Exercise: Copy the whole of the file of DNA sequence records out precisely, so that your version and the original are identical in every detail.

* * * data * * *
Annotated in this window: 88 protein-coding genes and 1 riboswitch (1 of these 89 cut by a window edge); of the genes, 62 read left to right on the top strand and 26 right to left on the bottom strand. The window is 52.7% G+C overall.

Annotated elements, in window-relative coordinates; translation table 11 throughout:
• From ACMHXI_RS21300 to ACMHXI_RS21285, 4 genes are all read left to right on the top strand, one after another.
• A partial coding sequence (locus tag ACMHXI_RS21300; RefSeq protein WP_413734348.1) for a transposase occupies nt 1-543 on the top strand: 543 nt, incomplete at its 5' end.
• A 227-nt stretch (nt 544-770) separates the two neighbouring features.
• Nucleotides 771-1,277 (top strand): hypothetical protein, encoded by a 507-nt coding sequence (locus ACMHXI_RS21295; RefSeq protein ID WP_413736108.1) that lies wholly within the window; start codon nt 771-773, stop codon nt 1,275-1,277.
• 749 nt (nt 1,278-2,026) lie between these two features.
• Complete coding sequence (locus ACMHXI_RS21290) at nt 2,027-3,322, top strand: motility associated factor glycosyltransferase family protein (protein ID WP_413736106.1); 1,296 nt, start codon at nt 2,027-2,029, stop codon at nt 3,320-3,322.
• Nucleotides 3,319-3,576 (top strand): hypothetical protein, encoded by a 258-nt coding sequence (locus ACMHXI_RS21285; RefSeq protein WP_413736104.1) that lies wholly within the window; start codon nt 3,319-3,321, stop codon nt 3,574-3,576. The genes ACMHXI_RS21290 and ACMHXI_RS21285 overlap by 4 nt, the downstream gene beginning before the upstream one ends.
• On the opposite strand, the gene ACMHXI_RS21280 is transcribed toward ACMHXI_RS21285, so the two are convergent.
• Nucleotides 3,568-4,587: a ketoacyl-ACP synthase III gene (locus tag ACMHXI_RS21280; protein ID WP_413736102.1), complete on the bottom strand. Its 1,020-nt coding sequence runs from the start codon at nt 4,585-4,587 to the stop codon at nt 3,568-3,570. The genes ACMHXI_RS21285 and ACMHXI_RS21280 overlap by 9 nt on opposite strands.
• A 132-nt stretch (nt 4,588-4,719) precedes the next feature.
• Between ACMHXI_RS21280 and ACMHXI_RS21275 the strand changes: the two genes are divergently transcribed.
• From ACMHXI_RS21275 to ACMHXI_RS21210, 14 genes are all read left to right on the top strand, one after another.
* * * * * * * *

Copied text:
Annotated in this window: 88 protein-coding genes and 1 riboswitch (1 of these 89 cut by a window edge); of the genes, 62 read left to right on the top strand and 26 right to left on the bottom strand. The window is 52.7% G+C overall.

Annotated elements, in window-relative coordinates; translation table 11 throughout:
• From ACMHXI_RS21300 to ACMHXI_RS21285, 4 genes are all read left to right on the top strand, one after another.
• A partial coding sequence (locus tag ACMHXI_RS21300; RefSeq protein WP_413734348.1) for a transposase occupies nt 1-543 on the top strand: 543 nt, incomplete at its 5' end.
• A 227-nt stretch (nt 544-770) separates the two neighbouring features.
• Nucleotides 771-1,277 (top strand): hypothetical protein, encoded by a 507-nt coding sequence (locus ACMHXI_RS21295; RefSeq protein ID WP_413736108.1) that lies wholly within the window; start codon nt 771-773, stop codon nt 1,275-1,277.
• 749 nt (nt 1,278-2,026) lie between these two features.
• Complete coding sequence (locus ACMHXI_RS21290) at nt 2,027-3,322, top strand: motility associated factor glycosyltransferase family protein (protein ID WP_413736106.1); 1,296 nt, start codon at nt 2,027-2,029, stop codon at nt 3,320-3,322.
• Nucleotides 3,319-3,576 (top strand): hypothetical protein, encoded by a 258-nt coding sequence (locus ACMHXI_RS21285; RefSeq protein WP_413736104.1) that lies wholly within the window; start codon nt 3,319-3,321, stop codon nt 3,574-3,576. The genes ACMHXI_RS21290 and ACMHXI_RS21285 overlap by 4 nt, the downstream gene beginning before the upstream one ends.
• On the opposite strand, the gene ACMHXI_RS21280 is transcribed toward ACMHXI_RS21285, so the two are convergent.
• Nucleotides 3,568-4,587: a ketoacyl-ACP synthase III gene (locus tag ACMHXI_RS21280; protein ID WP_413736102.1), complete on the bottom strand. Its 1,020-nt coding sequence runs from the start codon at nt 4,585-4,587 to the stop codon at nt 3,568-3,570. The genes ACMHXI_RS21285 and ACMHXI_RS21280 overlap by 9 nt on opposite strands.
• A 132-nt stretch (nt 4,588-4,719) precedes the next feature.
• Between ACMHXI_RS21280 and ACMHXI_RS21275 the strand changes: the two genes are divergently transcribed.
• From ACMHXI_RS21275 to ACMHXI_RS21210, 14 genes are all read left to right on the top strand, one after another.